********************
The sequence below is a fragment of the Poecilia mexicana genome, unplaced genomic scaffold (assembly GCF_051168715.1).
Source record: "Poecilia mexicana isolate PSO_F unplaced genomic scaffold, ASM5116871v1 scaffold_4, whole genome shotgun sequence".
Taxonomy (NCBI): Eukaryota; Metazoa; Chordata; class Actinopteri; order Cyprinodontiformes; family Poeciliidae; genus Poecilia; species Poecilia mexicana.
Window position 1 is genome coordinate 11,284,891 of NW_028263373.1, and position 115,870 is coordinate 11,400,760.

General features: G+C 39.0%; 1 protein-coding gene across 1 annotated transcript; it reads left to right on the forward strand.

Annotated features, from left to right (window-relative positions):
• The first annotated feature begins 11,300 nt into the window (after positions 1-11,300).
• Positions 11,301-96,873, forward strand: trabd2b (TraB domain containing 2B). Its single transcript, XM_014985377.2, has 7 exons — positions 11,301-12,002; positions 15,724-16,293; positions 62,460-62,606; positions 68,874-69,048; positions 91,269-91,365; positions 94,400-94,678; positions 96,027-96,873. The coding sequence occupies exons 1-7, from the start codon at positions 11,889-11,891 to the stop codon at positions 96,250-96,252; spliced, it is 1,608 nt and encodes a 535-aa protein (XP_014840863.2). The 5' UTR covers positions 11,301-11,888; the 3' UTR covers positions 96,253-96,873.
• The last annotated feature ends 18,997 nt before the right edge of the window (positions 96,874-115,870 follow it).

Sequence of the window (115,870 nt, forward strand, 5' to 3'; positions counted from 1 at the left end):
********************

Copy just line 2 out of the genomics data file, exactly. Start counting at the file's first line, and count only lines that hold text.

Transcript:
Source record: "Poecilia mexicana isolate PSO_F unplaced genomic scaffold, ASM5116871v1 scaffold_4, whole genome shotgun sequence".